If you and your spouse have noticed a decline in your relationship and the overall quality of your marriage, you may have thought of trying marriage counseling. If you both want your relationship to continue, couple’s therapy can help you strengthen your bond while working through your conflicts.
A marriage counseling therapist might incorporate several different therapeutic approaches such as emotionally focused therapy, behavioral therapy, discernment counseling and Gottman couple therapy.
Signs you should attend marriage therapy
Before automatically resorting to divorcing your spouse, you should consider marriage counseling if you and your spouse are willing to:
- Explore relationship goals
- Define relationship responsibilities
- Manage anger
- Work on building trust and communication skills
- Undergo conflict resolution
- Work through life challenges and changes
You can choose to see a couple’s therapist even if you are already separated.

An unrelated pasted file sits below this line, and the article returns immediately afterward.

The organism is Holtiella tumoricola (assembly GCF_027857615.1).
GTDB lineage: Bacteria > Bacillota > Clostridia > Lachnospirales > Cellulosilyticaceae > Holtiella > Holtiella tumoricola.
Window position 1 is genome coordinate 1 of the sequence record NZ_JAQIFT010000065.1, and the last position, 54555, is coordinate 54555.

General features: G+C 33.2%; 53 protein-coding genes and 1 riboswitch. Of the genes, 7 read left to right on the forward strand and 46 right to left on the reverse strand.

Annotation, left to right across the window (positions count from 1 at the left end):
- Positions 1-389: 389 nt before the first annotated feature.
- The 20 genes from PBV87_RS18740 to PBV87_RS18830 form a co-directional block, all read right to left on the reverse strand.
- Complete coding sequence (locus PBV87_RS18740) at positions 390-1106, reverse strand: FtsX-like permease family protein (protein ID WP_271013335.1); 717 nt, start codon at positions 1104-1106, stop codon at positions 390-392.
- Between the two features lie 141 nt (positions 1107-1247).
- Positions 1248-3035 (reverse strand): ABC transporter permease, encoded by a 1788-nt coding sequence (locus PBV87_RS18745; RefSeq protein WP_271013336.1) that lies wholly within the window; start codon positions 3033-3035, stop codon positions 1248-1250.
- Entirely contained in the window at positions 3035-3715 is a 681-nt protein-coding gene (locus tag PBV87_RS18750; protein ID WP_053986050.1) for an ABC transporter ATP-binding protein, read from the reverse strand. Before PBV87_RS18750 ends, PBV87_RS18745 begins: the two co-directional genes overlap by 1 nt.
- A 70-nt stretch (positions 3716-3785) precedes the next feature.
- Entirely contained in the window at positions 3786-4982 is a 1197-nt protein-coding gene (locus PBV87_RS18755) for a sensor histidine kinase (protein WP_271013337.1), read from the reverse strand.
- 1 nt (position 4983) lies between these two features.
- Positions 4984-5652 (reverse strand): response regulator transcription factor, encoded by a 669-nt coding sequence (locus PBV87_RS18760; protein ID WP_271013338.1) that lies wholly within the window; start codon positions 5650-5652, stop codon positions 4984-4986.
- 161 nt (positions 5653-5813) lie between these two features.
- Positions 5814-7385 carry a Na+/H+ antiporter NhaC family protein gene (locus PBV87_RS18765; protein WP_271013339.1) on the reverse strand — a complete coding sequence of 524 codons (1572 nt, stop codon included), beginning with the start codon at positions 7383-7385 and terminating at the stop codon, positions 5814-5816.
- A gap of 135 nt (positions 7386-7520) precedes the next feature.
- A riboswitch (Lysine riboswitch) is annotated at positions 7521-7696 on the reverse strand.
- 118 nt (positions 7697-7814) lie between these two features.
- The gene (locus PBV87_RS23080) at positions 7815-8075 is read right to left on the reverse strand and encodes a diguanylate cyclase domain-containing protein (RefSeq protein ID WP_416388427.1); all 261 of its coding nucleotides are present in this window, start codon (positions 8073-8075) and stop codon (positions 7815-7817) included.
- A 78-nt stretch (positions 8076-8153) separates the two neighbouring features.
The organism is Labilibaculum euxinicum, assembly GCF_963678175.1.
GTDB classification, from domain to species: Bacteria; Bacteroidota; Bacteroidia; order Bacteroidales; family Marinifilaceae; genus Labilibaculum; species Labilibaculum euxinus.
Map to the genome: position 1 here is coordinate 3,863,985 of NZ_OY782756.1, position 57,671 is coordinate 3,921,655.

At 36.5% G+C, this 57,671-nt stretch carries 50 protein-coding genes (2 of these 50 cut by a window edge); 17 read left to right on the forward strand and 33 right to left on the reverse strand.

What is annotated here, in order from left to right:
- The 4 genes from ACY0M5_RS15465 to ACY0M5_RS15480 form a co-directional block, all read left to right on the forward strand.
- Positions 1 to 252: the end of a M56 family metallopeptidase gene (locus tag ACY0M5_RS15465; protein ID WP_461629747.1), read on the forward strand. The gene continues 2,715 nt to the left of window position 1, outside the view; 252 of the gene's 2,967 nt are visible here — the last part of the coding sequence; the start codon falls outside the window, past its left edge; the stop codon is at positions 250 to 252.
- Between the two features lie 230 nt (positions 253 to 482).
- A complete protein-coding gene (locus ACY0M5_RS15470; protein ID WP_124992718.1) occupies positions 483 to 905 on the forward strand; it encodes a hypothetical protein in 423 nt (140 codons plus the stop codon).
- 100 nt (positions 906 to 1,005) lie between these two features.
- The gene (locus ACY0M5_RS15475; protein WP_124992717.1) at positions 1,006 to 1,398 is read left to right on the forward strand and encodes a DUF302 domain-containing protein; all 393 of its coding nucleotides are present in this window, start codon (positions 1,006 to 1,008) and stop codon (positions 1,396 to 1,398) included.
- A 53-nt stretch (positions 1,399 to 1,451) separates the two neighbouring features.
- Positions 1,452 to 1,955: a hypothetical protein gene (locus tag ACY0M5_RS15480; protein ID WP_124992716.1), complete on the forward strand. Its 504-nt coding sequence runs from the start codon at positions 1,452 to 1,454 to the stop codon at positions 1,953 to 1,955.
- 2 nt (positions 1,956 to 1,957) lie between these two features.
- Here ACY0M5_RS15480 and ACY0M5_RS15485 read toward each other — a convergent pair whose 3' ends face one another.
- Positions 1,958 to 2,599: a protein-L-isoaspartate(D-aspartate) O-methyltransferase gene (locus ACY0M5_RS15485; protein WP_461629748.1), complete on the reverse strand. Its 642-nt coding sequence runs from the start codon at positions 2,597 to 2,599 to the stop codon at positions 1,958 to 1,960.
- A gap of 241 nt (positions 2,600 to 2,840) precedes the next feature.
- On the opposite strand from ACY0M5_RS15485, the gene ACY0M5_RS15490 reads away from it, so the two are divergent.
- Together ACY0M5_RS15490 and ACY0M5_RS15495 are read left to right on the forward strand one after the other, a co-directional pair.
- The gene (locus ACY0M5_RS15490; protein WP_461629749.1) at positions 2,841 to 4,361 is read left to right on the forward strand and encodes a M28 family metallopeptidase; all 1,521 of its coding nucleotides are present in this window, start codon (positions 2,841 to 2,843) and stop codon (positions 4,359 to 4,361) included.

How to know if counseling might work
Two big indicators that marriage therapy may work for you and your spouse are that you both feel committed to the counseling process and are willing to engage with one another plus the therapist. When you feel a strong connection to the therapist, you will feel heard and understood and likely be more receptive to the help offered.
If you or your spouse demonstrate the following, marriage counseling might not be for you:
- Maintaining an ongoing extramarital affair
- Suffering from untreated substance use
- Having significant untreated mental illnesses
- Showing a pattern of acting coercively, controlling or violently
Overall, marriage therapy may take a few sessions for the counselor to fully analyze your marital issues. If you and your spouse feel open to putting in the hard, emotional work, the counseling process may help you build a path forward.